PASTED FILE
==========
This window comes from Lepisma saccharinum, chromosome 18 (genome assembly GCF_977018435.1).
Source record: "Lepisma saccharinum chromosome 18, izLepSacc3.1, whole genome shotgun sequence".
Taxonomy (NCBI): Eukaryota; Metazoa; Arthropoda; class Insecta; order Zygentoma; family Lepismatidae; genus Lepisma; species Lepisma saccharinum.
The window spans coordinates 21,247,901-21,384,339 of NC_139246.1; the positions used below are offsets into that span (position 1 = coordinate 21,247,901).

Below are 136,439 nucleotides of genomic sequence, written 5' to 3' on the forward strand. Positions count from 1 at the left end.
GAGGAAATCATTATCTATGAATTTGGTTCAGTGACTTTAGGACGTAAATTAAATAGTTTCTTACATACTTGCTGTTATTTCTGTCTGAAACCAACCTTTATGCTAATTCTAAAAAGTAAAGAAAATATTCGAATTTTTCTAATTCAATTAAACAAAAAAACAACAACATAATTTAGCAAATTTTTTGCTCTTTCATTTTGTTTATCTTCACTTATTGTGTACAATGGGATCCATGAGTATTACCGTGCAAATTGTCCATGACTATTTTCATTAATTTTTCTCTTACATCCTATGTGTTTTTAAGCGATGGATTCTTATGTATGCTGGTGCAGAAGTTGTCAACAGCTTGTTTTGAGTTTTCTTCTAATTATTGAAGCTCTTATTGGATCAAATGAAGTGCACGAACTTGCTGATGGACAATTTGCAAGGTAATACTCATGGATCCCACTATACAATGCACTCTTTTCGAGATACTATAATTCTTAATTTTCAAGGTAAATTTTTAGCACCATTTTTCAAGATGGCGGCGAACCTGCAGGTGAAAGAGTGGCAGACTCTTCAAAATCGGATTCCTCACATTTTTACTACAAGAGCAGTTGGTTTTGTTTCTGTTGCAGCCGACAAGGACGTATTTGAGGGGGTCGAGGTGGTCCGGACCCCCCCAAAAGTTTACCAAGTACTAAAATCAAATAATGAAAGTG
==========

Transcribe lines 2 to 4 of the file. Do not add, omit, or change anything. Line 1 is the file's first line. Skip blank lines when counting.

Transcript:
Source record: "Lepisma saccharinum chromosome 18, izLepSacc3.1, whole genome shotgun sequence".
Taxonomy (NCBI): Eukaryota; Metazoa; Arthropoda; class Insecta; order Zygentoma; family Lepismatidae; genus Lepisma; species Lepisma saccharinum.
The window spans coordinates 21,247,901-21,384,339 of NC_139246.1; the positions used below are offsets into that span (position 1 = coordinate 21,247,901).